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    Manitou Springs, no too far away. The famous Barr trail is a very even footed trail. It could take you all the way up Pikes Peak. We only went a couple miles up Mt. Manitou to see the top of the Manitou Springs Incline. Athletes train here.

    This hike is a great preview to hiking in Colorado.
    Dave
    "It's easy to become confused
    by these questions.
    It's hard to know what to do.
    We should talk about this
    some more.
    That is all I have to say."

    - Ten Bears from 'Dances With Wolves'

  5. #5
    Senior Member roadtripper's Avatar
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    There is also this book available on amazon, but I have never seen or used it, or heard anything about it:

    http://www.amazon.com/Best-Colorado-...6235150&sr=1-1

  6. #6
    Senior Member BlackBuffalo's Avatar
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    Quote Originally Posted by roadtripper View Post
    There is also this book available on amazon, but I have never seen or used it, or heard anything about it:

    http://www.amazon.com/Best-Colorado-...6235150&sr=1-1
    There's a great sense of adventure following a recommendation like that.
    "It's easy to become confused
    by these questions.
    It's hard to know what to do.
    We should talk about this
    some more.
    That is all I have to say."

    - Ten Bears from 'Dances With Wolves'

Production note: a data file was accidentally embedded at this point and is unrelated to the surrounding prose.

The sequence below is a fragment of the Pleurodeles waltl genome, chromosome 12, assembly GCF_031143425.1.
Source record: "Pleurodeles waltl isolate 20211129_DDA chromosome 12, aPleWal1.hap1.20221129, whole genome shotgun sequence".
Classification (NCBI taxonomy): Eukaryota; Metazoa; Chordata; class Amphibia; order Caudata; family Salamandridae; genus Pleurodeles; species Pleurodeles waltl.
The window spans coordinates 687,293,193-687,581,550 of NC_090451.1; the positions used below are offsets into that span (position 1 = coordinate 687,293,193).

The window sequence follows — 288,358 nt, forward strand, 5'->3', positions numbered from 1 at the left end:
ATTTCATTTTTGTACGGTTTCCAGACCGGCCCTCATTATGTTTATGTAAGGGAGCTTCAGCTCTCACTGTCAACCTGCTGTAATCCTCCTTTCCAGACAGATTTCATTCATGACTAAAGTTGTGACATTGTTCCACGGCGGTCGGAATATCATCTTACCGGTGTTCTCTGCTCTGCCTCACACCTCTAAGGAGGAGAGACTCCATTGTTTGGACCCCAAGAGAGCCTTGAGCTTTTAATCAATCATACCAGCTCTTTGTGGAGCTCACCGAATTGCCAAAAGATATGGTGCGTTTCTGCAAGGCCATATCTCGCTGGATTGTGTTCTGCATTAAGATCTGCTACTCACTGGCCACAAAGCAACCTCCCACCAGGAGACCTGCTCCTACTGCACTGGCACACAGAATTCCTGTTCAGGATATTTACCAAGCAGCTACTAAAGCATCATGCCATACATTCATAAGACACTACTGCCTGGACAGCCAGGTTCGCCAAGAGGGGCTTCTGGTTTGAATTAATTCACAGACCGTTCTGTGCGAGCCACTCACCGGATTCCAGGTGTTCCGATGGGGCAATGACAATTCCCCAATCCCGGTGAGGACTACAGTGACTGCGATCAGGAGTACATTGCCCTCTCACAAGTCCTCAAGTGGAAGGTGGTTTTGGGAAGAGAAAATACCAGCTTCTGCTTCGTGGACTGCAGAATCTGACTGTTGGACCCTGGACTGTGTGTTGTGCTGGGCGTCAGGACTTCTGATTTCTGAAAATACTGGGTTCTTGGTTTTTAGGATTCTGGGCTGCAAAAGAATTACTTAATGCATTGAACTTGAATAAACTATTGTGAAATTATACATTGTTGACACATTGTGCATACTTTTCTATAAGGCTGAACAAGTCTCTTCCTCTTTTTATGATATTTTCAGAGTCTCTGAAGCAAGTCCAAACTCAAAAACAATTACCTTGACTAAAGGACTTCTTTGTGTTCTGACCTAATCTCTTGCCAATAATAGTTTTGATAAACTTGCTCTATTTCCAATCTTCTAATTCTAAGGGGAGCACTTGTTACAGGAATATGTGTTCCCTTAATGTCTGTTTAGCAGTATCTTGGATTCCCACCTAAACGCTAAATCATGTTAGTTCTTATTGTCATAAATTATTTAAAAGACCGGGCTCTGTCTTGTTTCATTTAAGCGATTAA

7. #7
    Senior Member Craig's Avatar
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    14ers.com is your du jour Colorado hiking resource.
    Enjoy your best

  8. #8
    Senior Member SteveHiker's Avatar
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    For really easy stuff, go to the Garden of the Gods in Colorado Springs.

  9. #9
    Senior Member chinooktrail's Avatar
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    Quote Originally Posted by Craig View Post
    14ers.com is your du jour Colorado hiking resource.
    WOW! great site, thanks for the link.

    Gotta get some work done, but lookls like I will be searching that site for lots of good info for my trip! Thanks!



    Keep the info coming.

    I'll probably hike with the sister for a day or 2, then hike on my own for a few days, then hike with her again before I leave. Oh, and get some motorcycle riding in while I am there too. They may be 'Harley' people, but they will borrow a Ducati Monster for me to ride, now that's LOVE!